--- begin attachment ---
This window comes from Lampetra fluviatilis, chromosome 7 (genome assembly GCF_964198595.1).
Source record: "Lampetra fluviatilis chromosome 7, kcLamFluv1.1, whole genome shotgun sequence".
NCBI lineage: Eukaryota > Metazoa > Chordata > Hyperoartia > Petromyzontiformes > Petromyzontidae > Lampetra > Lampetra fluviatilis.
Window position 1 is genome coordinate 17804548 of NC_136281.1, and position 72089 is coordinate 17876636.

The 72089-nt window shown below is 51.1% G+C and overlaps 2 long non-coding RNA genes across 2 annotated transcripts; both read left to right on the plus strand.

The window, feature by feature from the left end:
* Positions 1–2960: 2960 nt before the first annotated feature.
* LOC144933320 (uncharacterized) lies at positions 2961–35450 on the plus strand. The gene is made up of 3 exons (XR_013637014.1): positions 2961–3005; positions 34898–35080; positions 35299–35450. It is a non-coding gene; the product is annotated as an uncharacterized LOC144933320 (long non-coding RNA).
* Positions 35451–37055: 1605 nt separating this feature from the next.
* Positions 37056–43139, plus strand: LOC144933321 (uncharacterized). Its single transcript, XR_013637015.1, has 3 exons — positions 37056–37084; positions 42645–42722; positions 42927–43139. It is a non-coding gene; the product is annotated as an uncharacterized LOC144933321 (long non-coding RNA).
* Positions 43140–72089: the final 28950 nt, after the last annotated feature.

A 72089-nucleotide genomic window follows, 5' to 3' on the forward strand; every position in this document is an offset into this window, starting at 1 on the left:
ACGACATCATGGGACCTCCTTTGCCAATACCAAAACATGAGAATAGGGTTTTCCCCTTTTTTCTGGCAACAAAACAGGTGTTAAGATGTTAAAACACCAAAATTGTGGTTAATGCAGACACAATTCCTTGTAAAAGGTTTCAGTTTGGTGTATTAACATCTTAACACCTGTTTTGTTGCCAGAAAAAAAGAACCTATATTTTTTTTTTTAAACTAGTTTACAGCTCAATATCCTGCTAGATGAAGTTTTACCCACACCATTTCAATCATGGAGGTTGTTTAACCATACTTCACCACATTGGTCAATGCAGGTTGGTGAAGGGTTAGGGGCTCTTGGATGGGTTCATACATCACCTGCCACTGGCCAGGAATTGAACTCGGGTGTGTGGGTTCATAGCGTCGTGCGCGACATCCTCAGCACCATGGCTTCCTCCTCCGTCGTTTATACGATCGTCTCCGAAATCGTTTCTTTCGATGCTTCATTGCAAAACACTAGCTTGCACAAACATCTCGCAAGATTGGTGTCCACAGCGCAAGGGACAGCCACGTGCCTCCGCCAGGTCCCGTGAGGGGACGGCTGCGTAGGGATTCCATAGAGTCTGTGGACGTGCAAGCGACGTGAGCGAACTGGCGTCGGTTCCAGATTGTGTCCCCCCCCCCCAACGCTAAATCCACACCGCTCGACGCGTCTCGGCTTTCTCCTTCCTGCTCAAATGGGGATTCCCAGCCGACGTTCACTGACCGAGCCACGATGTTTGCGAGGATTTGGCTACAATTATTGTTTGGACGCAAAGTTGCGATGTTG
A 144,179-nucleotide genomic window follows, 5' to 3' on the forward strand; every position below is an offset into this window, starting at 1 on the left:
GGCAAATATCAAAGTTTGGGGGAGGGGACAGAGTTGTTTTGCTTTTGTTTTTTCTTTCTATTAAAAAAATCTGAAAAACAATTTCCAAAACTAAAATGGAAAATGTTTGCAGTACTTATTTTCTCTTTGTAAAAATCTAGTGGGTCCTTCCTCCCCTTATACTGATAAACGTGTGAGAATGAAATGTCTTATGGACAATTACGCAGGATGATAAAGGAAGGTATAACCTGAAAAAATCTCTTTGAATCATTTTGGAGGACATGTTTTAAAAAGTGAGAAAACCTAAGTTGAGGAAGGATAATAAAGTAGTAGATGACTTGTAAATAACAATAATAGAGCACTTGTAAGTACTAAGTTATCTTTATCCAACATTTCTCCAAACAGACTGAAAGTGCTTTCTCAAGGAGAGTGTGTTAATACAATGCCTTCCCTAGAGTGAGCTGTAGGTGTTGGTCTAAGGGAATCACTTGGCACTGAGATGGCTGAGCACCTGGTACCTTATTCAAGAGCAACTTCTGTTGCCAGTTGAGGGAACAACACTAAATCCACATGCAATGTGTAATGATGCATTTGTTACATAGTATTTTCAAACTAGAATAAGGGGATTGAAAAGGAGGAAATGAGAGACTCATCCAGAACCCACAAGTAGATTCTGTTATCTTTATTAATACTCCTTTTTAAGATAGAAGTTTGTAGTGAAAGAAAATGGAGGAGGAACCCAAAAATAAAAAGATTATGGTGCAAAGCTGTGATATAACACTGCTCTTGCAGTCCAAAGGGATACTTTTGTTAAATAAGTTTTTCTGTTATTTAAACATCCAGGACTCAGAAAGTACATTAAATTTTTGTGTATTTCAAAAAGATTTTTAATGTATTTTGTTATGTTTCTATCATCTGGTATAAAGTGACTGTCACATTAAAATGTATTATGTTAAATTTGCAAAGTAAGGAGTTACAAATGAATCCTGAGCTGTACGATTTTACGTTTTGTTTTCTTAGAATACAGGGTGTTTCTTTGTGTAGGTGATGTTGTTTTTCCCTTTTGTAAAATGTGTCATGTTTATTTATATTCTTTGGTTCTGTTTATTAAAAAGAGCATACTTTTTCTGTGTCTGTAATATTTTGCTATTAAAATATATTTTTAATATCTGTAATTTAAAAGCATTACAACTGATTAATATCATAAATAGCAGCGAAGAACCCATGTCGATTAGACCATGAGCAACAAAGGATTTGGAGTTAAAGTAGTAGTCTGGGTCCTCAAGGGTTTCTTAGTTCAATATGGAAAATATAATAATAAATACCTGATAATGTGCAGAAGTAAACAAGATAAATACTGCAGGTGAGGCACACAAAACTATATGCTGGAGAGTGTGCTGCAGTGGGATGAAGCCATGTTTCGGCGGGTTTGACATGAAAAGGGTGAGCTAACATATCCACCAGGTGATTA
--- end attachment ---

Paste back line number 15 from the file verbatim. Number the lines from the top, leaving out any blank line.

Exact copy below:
GGCAAATATCAAAGTTTGGGGGAGGGGACAGAGTTGTTTTGCTTTTGTTTTTTCTTTCTATTAAAAAAATCTGAAAAACAATTTCCAAAACTAAAATGGAAAATGTTTGCAGTACTTATTTTCTCTTTGTAAAAATCTAGTGGGTCCTTCCTCCCCTTATACTGATAAACGTGTGAGAATGAAATGTCTTATGGACAATTACGCAGGATGATAAAGGAAGGTATAACCTGAAAAAATCTCTTTGAATCATTTTGGAGGACATGTTTTAAAAAGTGAGAAAACCTAAGTTGAGGAAGGATAATAAAGTAGTAGATGACTTGTAAATAACAATAATAGAGCACTTGTAAGTACTAAGTTATCTTTATCCAACATTTCTCCAAACAGACTGAAAGTGCTTTCTCAAGGAGAGTGTGTTAATACAATGCCTTCCCTAGAGTGAGCTGTAGGTGTTGGTCTAAGGGAATCACTTGGCACTGAGATGGCTGAGCACCTGGTACCTTATTCAAGAGCAACTTCTGTTGCCAGTTGAGGGAACAACACTAAATCCACATGCAATGTGTAATGATGCATTTGTTACATAGTATTTTCAAACTAGAATAAGGGGATTGAAAAGGAGGAAATGAGAGACTCATCCAGAACCCACAAGTAGATTCTGTTATCTTTATTAATACTCCTTTTTAAGATAGAAGTTTGTAGTGAAAGAAAATGGAGGAGGAACCCAAAAATAAAAAGATTATGGTGCAAAGCTGTGATATAACACTGCTCTTGCAGTCCAAAGGGATACTTTTGTTAAATAAGTTTTTCTGTTATTTAAACATCCAGGACTCAGAAAGTACATTAAATTTTTGTGTATTTCAAAAAGATTTTTAATGTATTTTGTTATGTTTCTATCATCTGGTATAAAGTGACTGTCACATTAAAATGTATTATGTTAAATTTGCAAAGTAAGGAGTTACAAATGAATCCTGAGCTGTACGATTTTACGTTTTGTTTTCTTAGAATACAGGGTGTTTCTTTGTGTAGGTGATGTTGTTTTTCCCTTTTGTAAAATGTGTCATGTTTATTTATATTCTTTGGTTCTGTTTATTAAAAAGAGCATACTTTTTCTGTGTCTGTAATATTTTGCTATTAAAATATATTTTTAATATCTGTAATTTAAAAGCATTACAACTGATTAATATCATAAATAGCAGCGAAGAACCCATGTCGATTAGACCATGAGCAACAAAGGATTTGGAGTTAAAGTAGTAGTCTGGGTCCTCAAGGGTTTCTTAGTTCAATATGGAAAATATAATAATAAATACCTGATAATGTGCAGAAGTAAACAAGATAAATACTGCAGGTGAGGCACACAAAACTATATGCTGGAGAGTGTGCTGCAGTGGGATGAAGCCATGTTTCGGCGGGTTTGACATGAAAAGGGTGAGCTAACATATCCACCAGGTGATTA